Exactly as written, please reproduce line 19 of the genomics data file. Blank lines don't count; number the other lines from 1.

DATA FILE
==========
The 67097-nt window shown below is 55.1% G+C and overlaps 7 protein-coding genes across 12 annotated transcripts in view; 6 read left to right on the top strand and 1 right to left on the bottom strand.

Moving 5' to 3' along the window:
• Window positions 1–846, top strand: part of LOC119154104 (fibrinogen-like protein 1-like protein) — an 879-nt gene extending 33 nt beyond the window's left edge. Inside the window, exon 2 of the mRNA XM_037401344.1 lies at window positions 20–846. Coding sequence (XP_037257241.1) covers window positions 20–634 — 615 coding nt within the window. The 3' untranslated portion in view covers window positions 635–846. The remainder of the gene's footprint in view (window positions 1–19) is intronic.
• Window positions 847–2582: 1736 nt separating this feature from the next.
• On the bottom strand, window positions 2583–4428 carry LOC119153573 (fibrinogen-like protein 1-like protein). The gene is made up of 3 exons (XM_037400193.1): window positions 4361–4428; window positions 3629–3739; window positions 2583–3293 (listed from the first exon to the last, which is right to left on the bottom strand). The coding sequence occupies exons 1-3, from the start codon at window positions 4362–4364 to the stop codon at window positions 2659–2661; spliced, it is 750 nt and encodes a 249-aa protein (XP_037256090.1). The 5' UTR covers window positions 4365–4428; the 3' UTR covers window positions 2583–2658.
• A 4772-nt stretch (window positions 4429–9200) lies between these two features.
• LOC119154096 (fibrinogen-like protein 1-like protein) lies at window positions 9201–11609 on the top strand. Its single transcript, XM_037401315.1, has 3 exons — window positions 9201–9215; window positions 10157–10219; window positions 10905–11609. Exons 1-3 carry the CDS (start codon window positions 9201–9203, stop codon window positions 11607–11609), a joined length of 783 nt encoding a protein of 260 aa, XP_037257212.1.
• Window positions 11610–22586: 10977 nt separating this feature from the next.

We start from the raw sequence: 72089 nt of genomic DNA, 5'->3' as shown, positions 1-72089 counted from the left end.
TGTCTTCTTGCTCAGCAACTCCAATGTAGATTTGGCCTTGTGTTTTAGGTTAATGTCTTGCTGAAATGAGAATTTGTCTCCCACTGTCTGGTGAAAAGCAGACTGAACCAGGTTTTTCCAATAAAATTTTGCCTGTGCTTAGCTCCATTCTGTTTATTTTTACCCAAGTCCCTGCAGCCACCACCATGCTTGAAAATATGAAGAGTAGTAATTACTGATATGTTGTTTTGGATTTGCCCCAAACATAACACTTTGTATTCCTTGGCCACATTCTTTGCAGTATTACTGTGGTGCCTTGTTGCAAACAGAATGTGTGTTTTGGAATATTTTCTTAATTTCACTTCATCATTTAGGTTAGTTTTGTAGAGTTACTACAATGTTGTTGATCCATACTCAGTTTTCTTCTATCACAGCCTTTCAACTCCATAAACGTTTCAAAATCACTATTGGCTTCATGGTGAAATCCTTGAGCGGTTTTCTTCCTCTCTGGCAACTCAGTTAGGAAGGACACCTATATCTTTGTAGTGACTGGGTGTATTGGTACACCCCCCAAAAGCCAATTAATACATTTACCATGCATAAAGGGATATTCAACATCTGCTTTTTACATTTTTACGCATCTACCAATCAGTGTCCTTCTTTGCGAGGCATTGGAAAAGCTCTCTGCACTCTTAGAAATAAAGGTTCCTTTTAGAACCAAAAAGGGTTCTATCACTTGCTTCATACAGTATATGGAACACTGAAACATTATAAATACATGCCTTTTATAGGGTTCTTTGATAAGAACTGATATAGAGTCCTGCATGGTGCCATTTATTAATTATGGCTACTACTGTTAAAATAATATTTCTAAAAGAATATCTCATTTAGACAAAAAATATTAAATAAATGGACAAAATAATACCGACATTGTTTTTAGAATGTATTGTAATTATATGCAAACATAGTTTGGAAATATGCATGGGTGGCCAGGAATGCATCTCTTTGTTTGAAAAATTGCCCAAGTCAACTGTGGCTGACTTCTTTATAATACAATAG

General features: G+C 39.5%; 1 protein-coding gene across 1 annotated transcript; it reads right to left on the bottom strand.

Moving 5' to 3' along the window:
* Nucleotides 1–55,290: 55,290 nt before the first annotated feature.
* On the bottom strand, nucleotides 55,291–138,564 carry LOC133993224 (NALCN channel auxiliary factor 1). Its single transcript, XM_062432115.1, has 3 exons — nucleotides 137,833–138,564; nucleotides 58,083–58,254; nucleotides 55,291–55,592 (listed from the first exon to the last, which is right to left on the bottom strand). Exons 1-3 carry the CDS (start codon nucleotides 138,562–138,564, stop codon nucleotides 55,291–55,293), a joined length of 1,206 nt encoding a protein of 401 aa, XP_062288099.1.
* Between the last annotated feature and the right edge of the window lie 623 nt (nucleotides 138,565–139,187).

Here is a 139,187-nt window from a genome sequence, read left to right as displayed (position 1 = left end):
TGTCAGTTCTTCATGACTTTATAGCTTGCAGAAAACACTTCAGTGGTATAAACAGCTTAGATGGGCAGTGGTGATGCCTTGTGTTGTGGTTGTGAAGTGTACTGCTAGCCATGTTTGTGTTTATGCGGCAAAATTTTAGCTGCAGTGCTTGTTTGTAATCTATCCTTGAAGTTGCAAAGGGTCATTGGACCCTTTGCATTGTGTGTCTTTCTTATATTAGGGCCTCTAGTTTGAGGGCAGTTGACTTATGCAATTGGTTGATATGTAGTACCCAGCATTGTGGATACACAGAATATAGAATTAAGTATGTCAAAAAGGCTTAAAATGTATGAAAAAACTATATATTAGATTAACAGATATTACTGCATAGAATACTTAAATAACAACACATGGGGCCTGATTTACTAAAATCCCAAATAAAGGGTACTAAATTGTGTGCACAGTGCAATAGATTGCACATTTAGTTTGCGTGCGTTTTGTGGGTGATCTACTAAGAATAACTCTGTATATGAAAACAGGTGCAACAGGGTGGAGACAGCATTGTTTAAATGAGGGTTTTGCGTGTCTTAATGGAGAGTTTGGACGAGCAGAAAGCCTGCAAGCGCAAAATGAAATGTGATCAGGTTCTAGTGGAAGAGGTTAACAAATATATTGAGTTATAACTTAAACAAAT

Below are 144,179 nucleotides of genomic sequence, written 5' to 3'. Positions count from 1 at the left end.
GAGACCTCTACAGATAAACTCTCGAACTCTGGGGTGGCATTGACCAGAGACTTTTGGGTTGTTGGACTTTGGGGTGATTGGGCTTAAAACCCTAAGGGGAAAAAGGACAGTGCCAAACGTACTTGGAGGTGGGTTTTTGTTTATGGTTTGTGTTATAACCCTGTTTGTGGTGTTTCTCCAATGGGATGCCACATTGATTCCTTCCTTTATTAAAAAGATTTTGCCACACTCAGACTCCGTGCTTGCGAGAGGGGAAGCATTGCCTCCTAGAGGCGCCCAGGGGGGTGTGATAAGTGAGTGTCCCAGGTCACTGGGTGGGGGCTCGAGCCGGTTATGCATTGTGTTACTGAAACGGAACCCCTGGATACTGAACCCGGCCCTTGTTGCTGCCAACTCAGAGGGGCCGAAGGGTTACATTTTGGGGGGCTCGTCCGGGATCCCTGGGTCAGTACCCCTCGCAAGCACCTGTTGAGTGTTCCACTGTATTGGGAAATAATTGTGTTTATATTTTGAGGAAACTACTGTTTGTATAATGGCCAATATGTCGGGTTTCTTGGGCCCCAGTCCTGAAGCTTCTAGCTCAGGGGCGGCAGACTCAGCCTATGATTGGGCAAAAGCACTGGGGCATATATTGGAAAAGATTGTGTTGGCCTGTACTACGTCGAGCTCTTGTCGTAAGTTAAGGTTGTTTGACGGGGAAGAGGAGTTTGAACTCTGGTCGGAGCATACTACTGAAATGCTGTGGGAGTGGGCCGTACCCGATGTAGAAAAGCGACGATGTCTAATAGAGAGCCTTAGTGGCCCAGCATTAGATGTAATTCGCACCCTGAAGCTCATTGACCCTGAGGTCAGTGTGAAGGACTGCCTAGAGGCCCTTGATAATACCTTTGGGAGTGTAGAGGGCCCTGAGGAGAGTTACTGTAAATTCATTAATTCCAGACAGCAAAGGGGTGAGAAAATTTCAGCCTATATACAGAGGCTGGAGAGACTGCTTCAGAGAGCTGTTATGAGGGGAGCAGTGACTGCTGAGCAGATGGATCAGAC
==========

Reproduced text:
GAGACCTCTACAGATAAACTCTCGAACTCTGGGGTGGCATTGACCAGAGACTTTTGGGTTGTTGGACTTTGGGGTGATTGGGCTTAAAACCCTAAGGGGAAAAAGGACAGTGCCAAACGTACTTGGAGGTGGGTTTTTGTTTATGGTTTGTGTTATAACCCTGTTTGTGGTGTTTCTCCAATGGGATGCCACATTGATTCCTTCCTTTATTAAAAAGATTTTGCCACACTCAGACTCCGTGCTTGCGAGAGGGGAAGCATTGCCTCCTAGAGGCGCCCAGGGGGGTGTGATAAGTGAGTGTCCCAGGTCACTGGGTGGGGGCTCGAGCCGGTTATGCATTGTGTTACTGAAACGGAACCCCTGGATACTGAACCCGGCCCTTGTTGCTGCCAACTCAGAGGGGCCGAAGGGTTACATTTTGGGGGGCTCGTCCGGGATCCCTGGGTCAGTACCCCTCGCAAGCACCTGTTGAGTGTTCCACTGTATTGGGAAATAATTGTGTTTATATTTTGAGGAAACTACTGTTTGTATAATGGCCAATATGTCGGGTTTCTTGGGCCCCAGTCCTGAAGCTTCTAGCTCAGGGGCGGCAGACTCAGCCTATGATTGGGCAAAAGCACTGGGGCATATATTGGAAAAGATTGTGTTGGCCTGTACTACGTCGAGCTCTTGTCGTAAGTTAAGGTTGTTTGACGGGGAAGAGGAGTTTGAACTCTGGTCGGAGCATACTACTGAAATGCTGTGGGAGTGGGCCGTACCCGATGTAGAAAAGCGACGATGTCTAATAGAGAGCCTTAGTGGCCCAGCATTAGATGTAATTCGCACCCTGAAGCTCATTGACCCTGAGGTCAGTGTGAAGGACTGCCTAGAGGCCCTTGATAATACCTTTGGGAGTGTAGAGGGCCCTGAGGAGAGTTACTGTAAATTCATTAATTCCAGACAGCAAAGGGGTGAGAAAATTTCAGCCTATATACAGAGGCTGGAGAGACTGCTTCAGAGAGCTGTTATGAGGGGAGCAGTGACTGCTGAGCAGATGGATCAGAC